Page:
Brokers need to be more active in educating clients on the value of their services and improving the depth of their own knowledge, a speaker at Employee Benefit Adviser’s Workplace Benefits Summit said Wednesday.

For the first time ever, both employer and broker are uneducated about what competing technology vendors are doing and don’t know what questions to ask, said Summer Hamilton, vice president of sales at Benetrac, at the conference in Orlando.

A broker “can learn about ben admin and private exchanges, but what I can tell you is [you need] technology,” Hamilton said. “That does not mean find a vendor; you need an educational plan for your clients so they know what they are purchasing.

“You are not the only person selling to them and if you are not consulting to them, someone else is,” she added.

Also see: Brokers aren’t serving up what employers want

Therefore, brokers need a plan to reposition their offerings and solve for multiple Affordable Care Act-related issues, such as compliance, which is “not always the same vanilla plan for every client,” she said. “The broker fear’s is you need to provide education, but that’s not your responsibility. How do you provide a solution and provide answers when you are not a CPA?”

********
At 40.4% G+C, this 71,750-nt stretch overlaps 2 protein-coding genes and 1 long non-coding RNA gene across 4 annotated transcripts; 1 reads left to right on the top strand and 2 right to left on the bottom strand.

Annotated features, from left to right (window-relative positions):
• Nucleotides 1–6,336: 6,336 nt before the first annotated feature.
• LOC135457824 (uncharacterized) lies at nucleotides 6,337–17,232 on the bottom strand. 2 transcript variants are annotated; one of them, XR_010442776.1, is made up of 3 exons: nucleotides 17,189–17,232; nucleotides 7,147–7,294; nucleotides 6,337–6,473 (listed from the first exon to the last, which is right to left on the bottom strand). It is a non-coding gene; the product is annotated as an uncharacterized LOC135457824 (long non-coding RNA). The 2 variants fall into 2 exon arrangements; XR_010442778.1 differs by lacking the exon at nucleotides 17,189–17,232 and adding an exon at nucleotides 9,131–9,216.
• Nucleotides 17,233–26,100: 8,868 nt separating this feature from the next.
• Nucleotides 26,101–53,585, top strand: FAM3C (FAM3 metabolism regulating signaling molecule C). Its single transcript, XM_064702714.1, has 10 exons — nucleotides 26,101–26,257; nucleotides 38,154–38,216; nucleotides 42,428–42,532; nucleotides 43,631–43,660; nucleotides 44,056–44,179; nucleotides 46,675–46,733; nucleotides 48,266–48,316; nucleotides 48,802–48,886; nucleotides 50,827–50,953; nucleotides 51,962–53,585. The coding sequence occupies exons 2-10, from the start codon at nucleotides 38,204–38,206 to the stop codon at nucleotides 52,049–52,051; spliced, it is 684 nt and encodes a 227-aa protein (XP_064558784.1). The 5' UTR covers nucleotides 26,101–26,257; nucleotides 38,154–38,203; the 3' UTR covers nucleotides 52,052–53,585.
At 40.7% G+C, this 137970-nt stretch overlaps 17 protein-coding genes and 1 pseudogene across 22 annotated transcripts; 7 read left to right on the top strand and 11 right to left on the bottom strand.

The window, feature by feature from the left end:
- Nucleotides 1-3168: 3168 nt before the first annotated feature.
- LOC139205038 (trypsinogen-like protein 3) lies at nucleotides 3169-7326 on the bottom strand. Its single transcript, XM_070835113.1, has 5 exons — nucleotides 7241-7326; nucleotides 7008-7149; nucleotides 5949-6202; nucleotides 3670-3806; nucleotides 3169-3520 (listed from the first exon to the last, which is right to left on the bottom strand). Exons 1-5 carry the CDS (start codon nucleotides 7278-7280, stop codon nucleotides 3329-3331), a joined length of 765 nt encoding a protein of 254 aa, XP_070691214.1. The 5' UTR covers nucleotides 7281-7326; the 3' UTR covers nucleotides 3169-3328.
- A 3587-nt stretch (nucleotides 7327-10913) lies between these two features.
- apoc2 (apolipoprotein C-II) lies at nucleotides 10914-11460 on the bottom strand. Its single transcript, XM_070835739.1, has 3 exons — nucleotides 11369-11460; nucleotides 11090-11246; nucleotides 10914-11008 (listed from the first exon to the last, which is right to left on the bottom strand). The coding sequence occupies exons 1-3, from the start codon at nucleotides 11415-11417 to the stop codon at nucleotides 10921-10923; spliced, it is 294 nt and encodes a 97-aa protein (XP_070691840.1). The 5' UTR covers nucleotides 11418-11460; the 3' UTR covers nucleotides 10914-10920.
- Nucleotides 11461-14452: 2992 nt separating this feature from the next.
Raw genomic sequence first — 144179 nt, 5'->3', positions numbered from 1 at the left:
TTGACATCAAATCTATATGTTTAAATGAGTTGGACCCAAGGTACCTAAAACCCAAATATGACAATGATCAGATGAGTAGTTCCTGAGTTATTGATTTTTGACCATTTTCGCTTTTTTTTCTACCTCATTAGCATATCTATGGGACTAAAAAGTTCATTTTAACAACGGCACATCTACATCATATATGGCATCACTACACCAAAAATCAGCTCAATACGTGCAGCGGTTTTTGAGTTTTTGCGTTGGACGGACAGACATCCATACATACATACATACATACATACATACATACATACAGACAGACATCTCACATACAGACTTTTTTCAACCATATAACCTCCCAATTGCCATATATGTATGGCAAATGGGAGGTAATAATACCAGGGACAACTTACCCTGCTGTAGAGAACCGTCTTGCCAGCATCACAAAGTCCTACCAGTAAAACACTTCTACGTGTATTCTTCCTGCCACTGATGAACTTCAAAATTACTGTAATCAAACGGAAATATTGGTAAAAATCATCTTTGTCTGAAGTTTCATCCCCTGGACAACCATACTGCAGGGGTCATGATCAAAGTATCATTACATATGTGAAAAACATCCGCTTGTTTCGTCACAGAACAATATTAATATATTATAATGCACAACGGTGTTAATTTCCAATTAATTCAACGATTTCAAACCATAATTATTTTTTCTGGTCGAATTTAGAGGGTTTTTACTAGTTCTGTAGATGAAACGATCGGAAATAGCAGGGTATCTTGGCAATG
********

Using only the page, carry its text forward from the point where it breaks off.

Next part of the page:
“Wherever you were 12 months ago, you need a plan today,” Hamilton added.

She explained that employer clients are getting hit by every vendor and if that vendor has a strong enough technology play, they are likely to become a competitor. Guardian Life data found that in 2014, 64% of employers responding to a Guardian survey used multiple vendors, up from 48% in 2013.

Changing demographics

The need arises from the changing demographics of the workforce and consumer preference driven by new technology and social trends, Hamilton said. “People don’t understand what they are consuming; they are talking to friends/family [and] call centers.”

Also see: Are employers offering the open enrollment tools their employees want?

By 2030, the millennial workforce will be more than 50% of all workers. Those millennials, Hamilton said, love to text and don’t want to sit in face-to-face meetings.

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